Vidhi’s report evaluated the performance of High Courts as public authorities under the RTI Act based on four scoring indices:
1. the legality of their rules vis-a-vis the RTI Act,
2. convenience in seeking information,
3. the actual practice followed by the Public Information Officer in responding to requests,
4. the proactive disclosures under Section 4 of the Act.
In November 2019, Vidhi had shared with High Courts a copy of the report along with customised recommendations for each High Court. While many High Courts responded positively to the report, the Delhi High Court was the only one to clearly indicate that all of the recommendations were being considered by it. It has been extremely encouraging to see the recommendations being implemented by the Delhi High Court. This demonstrates its responsiveness and establishes it as an institution that acknowledges voices from civil society.
Judiciary and transparency – a complicated relationship
The judiciary has a complicated relationship with transparency. While in the initial years after the passing of the RTI Act, it was faithful to the promise of transparency especially when it applied to other public institutions, it has been tiptoeing around subjecting the judiciary to the same level of public scrutiny. Two judgments in the recent past make it clear that the Supreme Court is trying to circumvent the promise of transparency enshrined in the RTI Act.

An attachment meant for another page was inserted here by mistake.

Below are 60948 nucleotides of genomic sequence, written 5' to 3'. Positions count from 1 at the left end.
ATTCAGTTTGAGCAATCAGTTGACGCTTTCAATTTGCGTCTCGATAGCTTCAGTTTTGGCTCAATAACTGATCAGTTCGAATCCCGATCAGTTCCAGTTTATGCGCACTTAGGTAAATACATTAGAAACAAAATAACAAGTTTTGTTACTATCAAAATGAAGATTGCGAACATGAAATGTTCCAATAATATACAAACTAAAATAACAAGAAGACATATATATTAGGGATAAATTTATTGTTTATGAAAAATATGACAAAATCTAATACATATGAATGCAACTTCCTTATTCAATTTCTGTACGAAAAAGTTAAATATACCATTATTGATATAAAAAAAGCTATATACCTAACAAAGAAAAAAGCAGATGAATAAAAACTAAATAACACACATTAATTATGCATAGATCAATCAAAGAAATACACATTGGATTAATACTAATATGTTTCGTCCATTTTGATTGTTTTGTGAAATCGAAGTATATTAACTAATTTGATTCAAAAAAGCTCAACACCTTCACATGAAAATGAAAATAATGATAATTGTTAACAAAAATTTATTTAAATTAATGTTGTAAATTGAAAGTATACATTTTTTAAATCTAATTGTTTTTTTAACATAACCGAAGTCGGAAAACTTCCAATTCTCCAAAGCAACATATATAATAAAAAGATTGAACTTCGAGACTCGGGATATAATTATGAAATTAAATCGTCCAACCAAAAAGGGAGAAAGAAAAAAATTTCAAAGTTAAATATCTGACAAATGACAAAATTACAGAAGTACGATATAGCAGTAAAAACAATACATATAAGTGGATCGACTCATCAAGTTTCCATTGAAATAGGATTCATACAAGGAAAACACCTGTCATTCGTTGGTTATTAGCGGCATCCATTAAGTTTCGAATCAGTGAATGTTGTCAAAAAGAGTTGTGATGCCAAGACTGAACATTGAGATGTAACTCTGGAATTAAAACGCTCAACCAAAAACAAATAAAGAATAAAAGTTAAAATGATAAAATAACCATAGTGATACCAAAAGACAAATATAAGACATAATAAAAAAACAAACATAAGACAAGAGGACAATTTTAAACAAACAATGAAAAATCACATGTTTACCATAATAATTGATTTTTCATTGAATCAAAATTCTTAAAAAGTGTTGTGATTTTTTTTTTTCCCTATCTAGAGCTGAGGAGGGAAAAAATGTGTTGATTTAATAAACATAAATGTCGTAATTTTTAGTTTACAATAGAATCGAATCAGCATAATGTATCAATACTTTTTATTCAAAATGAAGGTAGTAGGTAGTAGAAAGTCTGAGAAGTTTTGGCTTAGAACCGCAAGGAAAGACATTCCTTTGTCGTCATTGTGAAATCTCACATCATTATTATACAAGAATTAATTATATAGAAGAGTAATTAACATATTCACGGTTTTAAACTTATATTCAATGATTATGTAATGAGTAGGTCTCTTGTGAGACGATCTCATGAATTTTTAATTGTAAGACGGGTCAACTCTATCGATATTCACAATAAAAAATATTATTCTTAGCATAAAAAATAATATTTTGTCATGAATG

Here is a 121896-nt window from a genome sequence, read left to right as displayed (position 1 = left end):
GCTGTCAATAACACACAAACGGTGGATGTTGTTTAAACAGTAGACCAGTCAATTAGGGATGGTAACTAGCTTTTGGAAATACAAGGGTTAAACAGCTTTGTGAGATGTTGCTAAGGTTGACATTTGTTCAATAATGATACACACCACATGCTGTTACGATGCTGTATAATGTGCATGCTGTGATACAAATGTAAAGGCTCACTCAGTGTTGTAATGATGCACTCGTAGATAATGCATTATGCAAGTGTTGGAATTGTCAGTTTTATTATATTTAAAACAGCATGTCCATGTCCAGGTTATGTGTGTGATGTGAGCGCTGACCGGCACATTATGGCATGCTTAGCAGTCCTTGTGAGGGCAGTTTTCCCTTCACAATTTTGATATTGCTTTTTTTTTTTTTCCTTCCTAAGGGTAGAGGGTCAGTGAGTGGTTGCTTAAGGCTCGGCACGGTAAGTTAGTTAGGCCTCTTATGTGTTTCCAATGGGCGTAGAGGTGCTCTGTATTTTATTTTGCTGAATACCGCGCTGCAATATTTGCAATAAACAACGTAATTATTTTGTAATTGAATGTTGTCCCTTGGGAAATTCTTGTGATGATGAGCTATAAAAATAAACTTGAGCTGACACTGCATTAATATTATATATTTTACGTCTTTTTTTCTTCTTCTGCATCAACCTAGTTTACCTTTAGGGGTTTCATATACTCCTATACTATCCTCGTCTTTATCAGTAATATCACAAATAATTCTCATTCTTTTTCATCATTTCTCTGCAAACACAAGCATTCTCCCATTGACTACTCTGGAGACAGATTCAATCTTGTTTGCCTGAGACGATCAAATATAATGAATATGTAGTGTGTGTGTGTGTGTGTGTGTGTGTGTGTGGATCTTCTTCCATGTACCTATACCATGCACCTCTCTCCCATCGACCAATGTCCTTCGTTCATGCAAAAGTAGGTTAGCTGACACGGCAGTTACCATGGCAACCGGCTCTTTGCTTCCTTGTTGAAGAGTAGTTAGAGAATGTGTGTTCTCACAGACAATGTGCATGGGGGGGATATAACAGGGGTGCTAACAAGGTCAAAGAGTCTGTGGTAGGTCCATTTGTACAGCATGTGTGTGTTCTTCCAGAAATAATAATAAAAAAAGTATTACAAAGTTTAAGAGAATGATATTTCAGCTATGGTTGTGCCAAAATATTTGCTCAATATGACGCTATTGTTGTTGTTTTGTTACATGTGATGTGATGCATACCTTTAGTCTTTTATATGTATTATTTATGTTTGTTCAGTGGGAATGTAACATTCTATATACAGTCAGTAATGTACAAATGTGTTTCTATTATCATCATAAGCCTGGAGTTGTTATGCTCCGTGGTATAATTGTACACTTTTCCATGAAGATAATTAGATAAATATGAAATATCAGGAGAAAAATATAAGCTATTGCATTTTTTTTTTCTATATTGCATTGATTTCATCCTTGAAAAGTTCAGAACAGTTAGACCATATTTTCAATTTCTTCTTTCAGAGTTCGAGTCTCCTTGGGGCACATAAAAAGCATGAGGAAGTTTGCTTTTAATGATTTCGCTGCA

The first judgment though seemingly brought the office of the Chief Justice within the ambit of the RTI Act, it also concomitantly widened the scope of information that could be denied under the exemptions under Section 8 (1)(j) of the Act which covers personal information. (CPIO v SC Agarwal) The court made it clear that access would be conditional on satisfaction of public interest.
The more recent judgment Chief Information Commissioner v. High Court of Gujarat, which excluded pleadings from the purview of the RTI Act, does even more damage to the cause of transparency. This was based on flawed reasoning for the court found that the existing procedure to seek records under the High Court Rules was similar to the ones prescribed under the RTI Act.
This is patently wrong. The RTI Act provides for a procedure of seeking information and guarantees information as a right. The High Court Rules undoubtedly have provisions which allow for strangers seeking pleadings etc, but it is procedurally cumbersome and dependent on the discretion of the Registrar, thereby restricting access to information in comparison to the RTI Act.
The right to know has been acknowledged as a part of the freedom of speech and expression through various judicial decisions. The RTI Act is a powerful tool which provides a statutory procedure to exercise this right. The amendments made by Delhi High Court should therefore be welcomed. High Courts are independent public authorities under Section 28 of the RTI Act and it is heartening to see the Delhi High Court clarifying and simplifying the procedure through which citizens can seek information about its functioning.
Views are personal.